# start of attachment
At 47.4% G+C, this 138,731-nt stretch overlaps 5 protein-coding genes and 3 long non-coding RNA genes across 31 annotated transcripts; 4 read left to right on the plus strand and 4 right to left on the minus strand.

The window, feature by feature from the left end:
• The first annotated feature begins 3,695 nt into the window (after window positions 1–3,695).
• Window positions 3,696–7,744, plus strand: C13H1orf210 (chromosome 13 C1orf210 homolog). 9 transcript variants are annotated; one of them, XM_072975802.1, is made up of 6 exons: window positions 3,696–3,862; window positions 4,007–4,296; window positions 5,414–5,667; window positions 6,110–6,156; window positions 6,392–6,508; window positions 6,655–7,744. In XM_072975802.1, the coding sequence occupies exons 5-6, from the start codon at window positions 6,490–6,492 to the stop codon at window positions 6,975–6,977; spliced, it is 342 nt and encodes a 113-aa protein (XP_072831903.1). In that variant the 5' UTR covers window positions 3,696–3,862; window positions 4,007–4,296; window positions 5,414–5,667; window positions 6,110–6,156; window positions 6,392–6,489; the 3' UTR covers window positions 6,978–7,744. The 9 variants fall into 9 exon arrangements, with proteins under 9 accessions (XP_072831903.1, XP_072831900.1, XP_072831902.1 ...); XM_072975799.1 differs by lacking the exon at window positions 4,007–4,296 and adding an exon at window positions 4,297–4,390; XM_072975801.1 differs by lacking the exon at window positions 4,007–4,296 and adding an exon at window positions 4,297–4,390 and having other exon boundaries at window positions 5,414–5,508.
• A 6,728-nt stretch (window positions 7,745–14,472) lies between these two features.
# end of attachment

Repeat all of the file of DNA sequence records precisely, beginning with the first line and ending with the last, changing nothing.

At 47.4% G+C, this 138,731-nt stretch overlaps 5 protein-coding genes and 3 long non-coding RNA genes across 31 annotated transcripts; 4 read left to right on the plus strand and 4 right to left on the minus strand.

The window, feature by feature from the left end:
• The first annotated feature begins 3,695 nt into the window (after window positions 1–3,695).
• Window positions 3,696–7,744, plus strand: C13H1orf210 (chromosome 13 C1orf210 homolog). 9 transcript variants are annotated; one of them, XM_072975802.1, is made up of 6 exons: window positions 3,696–3,862; window positions 4,007–4,296; window positions 5,414–5,667; window positions 6,110–6,156; window positions 6,392–6,508; window positions 6,655–7,744. In XM_072975802.1, the coding sequence occupies exons 5-6, from the start codon at window positions 6,490–6,492 to the stop codon at window positions 6,975–6,977; spliced, it is 342 nt and encodes a 113-aa protein (XP_072831903.1). In that variant the 5' UTR covers window positions 3,696–3,862; window positions 4,007–4,296; window positions 5,414–5,667; window positions 6,110–6,156; window positions 6,392–6,489; the 3' UTR covers window positions 6,978–7,744. The 9 variants fall into 9 exon arrangements, with proteins under 9 accessions (XP_072831903.1, XP_072831900.1, XP_072831902.1 ...); XM_072975799.1 differs by lacking the exon at window positions 4,007–4,296 and adding an exon at window positions 4,297–4,390; XM_072975801.1 differs by lacking the exon at window positions 4,007–4,296 and adding an exon at window positions 4,297–4,390 and having other exon boundaries at window positions 5,414–5,508.
• A 6,728-nt stretch (window positions 7,745–14,472) lies between these two features.